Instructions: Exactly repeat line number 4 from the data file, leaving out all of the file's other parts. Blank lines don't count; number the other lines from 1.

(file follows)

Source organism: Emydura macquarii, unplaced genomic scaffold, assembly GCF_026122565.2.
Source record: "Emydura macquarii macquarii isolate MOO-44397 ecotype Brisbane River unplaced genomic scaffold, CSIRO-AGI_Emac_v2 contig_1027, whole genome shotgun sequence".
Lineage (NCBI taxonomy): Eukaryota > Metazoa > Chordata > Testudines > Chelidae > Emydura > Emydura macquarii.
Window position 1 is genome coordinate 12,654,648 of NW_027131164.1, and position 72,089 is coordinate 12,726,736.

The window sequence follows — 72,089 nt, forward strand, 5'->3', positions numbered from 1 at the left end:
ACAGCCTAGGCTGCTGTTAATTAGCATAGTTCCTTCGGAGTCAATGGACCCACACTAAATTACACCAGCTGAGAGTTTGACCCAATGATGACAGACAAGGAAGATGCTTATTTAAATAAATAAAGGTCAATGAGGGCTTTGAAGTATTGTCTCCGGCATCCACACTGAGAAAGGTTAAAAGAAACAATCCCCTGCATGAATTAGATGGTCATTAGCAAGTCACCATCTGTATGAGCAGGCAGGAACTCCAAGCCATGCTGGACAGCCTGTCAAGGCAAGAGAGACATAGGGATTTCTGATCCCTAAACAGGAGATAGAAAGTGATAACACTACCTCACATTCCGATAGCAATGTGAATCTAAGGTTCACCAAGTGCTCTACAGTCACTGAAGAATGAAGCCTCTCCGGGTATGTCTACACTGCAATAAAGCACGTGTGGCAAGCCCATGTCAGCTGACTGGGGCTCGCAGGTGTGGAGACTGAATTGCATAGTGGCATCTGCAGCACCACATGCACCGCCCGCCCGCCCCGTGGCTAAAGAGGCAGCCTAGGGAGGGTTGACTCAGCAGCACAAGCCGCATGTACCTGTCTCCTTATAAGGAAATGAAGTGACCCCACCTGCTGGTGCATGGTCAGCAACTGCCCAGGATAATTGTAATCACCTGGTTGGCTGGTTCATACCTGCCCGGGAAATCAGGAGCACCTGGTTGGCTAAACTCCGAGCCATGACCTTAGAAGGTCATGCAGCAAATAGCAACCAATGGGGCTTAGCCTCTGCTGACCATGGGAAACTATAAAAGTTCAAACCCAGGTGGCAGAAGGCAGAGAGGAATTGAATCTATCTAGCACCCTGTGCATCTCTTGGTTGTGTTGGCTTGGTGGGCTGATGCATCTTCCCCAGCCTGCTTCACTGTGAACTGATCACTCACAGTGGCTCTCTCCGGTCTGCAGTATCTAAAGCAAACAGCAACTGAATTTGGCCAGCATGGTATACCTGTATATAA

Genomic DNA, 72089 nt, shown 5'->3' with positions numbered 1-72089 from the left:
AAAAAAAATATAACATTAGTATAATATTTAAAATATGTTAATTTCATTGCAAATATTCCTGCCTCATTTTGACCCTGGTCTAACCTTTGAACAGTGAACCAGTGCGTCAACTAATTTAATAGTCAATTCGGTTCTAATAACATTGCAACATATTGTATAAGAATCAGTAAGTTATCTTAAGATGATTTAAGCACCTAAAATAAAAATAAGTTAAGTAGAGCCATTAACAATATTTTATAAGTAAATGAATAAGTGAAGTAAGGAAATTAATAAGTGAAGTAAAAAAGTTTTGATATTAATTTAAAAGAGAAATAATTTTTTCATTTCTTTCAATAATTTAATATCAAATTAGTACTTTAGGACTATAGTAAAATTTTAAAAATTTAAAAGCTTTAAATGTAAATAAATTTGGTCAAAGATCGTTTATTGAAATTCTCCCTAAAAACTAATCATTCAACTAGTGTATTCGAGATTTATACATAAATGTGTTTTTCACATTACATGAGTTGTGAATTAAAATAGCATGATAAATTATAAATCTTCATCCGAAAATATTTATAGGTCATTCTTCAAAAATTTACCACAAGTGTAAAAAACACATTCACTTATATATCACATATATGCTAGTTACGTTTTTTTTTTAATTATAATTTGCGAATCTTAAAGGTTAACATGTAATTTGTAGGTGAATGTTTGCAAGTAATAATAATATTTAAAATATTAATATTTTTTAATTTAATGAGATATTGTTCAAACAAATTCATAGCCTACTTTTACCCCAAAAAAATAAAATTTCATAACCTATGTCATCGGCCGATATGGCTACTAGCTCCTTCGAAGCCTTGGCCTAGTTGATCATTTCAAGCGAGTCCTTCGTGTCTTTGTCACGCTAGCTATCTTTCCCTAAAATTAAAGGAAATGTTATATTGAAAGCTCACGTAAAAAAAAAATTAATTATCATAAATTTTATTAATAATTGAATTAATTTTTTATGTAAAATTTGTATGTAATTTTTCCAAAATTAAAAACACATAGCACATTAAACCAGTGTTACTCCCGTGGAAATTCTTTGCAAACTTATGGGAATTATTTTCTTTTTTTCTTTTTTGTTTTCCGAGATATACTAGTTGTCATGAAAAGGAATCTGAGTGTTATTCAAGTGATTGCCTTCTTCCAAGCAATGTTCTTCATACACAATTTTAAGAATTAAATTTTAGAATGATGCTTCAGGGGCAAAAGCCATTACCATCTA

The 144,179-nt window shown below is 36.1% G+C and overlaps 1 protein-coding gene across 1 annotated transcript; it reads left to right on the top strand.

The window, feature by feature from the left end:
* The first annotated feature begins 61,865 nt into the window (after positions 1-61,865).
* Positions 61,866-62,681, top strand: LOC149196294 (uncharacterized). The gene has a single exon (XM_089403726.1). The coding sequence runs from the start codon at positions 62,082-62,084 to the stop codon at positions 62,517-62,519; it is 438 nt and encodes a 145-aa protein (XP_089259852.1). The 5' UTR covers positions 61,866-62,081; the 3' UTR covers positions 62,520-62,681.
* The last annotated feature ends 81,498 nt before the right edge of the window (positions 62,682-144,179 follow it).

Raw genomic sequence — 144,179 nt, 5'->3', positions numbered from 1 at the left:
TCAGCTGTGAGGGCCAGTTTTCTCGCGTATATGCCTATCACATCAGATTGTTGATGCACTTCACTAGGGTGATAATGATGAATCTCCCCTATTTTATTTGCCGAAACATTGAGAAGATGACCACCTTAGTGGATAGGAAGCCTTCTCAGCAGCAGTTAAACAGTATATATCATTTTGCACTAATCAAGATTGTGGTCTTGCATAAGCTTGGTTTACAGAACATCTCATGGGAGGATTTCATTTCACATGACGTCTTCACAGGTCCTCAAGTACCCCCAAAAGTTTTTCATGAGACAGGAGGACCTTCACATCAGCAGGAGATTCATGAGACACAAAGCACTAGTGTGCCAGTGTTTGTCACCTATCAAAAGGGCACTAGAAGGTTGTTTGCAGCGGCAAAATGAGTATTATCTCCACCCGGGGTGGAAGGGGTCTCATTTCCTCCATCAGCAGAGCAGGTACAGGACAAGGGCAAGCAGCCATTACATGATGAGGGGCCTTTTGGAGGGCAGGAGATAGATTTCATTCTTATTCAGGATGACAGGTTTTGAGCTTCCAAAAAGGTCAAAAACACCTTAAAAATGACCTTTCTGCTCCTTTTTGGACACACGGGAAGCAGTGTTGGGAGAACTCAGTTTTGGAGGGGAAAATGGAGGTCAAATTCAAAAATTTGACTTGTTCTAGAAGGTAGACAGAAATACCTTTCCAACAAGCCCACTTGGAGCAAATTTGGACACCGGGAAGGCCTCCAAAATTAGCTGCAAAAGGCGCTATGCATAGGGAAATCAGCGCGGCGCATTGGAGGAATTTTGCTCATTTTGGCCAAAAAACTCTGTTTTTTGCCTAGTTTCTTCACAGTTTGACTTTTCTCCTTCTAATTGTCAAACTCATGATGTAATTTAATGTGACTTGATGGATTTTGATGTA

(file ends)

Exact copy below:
Window position 1 is genome coordinate 12,654,648 of NW_027131164.1, and position 72,089 is coordinate 12,726,736.